Rosa centifolia (Rose absolute)
Rosa damascena (Rose essential oil or otto)
Orange to brown viscous oil (Rose absolute)
Pale yellow to olive moderately viscous oil (Rose otto)
Rich, sweet, rosy, spicy, tenacious, radiant (absolute)
Floral-rosy, rich, radiant (otto)
Perhaps no flower is more recognizable and no aroma more evocative than that of the rose. Its rich fragrance has perfumed human history for generations, from ancient Persian gardens, where the rose was probably first cultivated to extravagant Roman banquets whose revelers feasted amongst soft piles of rose petals. The rose is common and unassuming, blooming carefree in a grandmother's rambling, overgrown garden. But the rose can also personify black tie elegance, its velvety blossoms lavish enough to keep company with champagne and caviar. The rose symbolizes innocence, love, passion, sympathy, desire, luxury and the ideal aesthetic.
The healing tradition associated with the rose is no less remarkable than its fragrance and beauty. The 17th-century English physician Culpeper wrote that red roses strengthen the heart. He may have been referring to a physical action, but anyone who has inhaled fresh roses or their essential oil knows the aroma strengthens the heart spiritually and emotionally as well. Culpeper attributed other properties to the rose that foreshadowed its current use in aromatherapy and cosmetics. He recommended extract of rose for its cooling and astringent benefits, useful for headache and tired eyes. He also suggested an ointment of roses . . . to cool and heal pushes, wheals and other red pimples rising on the face . . .
Rose oil is used in creams, lotions and soaps for its mild anti-viral and bactericidal properties, as well as for its fragrance. Rose water, recovered from the distillation of rose oil, is mildly astringent and beneficial for cleansing and refreshing dry, sensitive skin.
Besides being used as a medicine in history, the rose has a long history as a costly perfume. Fresh roses were macerated in hot fat to produce fragrant pomades in ancient India, Greece and Egypt. In Egypt these pomades were shaped into cones and placed on the top of the head. As body heat melted the fat, fragrant, rose-scented oil would trickle down the face and neck.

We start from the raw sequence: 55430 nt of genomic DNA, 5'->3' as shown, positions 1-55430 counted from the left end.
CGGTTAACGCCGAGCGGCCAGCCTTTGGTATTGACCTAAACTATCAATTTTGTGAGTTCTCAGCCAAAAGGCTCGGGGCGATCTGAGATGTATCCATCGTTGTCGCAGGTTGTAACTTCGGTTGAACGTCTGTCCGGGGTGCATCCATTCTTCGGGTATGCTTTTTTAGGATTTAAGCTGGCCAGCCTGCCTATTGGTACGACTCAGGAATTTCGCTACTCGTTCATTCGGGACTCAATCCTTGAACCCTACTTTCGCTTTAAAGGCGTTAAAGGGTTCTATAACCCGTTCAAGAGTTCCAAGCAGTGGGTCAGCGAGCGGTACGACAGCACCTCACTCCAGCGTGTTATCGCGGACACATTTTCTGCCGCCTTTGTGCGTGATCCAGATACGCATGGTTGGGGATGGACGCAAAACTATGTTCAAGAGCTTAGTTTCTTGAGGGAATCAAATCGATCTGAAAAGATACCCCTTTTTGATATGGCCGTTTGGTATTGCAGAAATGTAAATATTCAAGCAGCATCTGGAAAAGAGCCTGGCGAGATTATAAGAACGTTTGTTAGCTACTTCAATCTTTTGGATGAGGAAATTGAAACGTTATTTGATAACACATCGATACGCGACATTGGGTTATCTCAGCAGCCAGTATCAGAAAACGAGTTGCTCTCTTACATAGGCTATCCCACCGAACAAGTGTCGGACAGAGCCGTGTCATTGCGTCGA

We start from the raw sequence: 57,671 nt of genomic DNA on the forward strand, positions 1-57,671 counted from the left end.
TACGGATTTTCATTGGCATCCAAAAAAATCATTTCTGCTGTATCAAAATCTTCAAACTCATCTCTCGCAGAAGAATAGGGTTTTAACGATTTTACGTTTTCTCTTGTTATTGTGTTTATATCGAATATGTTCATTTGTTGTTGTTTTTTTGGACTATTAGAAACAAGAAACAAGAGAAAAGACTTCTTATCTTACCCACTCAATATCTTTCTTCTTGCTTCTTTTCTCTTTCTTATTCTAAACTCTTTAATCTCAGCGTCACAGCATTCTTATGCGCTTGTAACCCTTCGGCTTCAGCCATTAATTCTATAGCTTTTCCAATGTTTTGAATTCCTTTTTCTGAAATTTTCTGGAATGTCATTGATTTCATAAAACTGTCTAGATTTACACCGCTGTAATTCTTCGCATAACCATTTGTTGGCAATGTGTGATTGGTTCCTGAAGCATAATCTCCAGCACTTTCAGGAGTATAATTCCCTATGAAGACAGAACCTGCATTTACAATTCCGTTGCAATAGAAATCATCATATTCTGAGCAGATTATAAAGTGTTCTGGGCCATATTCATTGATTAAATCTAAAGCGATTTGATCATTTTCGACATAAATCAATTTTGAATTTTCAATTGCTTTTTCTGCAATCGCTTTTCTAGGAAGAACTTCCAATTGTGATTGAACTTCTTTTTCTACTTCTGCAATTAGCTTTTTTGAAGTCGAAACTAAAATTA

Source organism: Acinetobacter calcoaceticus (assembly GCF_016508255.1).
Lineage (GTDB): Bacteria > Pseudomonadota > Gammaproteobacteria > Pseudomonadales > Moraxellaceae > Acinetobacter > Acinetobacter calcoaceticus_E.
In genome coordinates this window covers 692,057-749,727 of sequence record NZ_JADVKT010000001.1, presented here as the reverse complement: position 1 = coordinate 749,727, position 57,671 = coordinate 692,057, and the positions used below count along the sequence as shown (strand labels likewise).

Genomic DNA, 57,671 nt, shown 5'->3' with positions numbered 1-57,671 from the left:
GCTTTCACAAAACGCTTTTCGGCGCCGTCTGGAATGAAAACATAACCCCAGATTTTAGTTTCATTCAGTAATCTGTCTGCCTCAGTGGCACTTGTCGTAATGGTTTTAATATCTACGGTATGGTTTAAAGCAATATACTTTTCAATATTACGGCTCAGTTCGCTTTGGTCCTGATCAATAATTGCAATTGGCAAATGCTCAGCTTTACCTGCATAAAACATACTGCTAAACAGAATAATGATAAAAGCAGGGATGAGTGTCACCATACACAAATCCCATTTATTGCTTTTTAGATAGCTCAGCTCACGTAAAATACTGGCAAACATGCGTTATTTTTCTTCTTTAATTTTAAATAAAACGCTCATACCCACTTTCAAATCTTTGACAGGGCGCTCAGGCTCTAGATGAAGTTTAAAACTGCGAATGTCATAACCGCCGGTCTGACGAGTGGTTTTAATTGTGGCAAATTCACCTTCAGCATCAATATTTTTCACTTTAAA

With the advent of distillation in the 10th century, Persians began extracting rose flower water from fresh roses. Because these early stills were crude and inefficient the amount of essential oil obtained was probably negligible and may have been entirely overlooked. An early reference to rose essential oil is mentioned in a legendary Mogul account of the betrothal of a princess named Nour-Djihan to the Emperor Dhihanguyr. The wedding feast was held in a garden surrounded by a canal filled with rose water. As Nour-Djihan and her lover plied the waters in a small boat she noticed a thin film of rose oil on the surface. It was carefully skimmed off and rose essential oil was born.
The difficulty of extracting rose oil from the plant has always caused it to be a very expensive substance. A rose blossom contains only about 0.02% essential oil. It takes about 60,000 roses to produce just 1 ounce of oil, and ten thousand pounds of rose blossoms to produce 1 pound of oil. The extraction of rose absolute with chemical solvents is more efficient than the steam distillation of the essential oil. Ten pounds of a substance known as concrete can be extracted from 10,000 pounds of roses using this method. The concrete is further refined to produce rose absolute, the yield of which is about 67% from the concrete.
Regardless of its price, the potency and incredible fragrancing power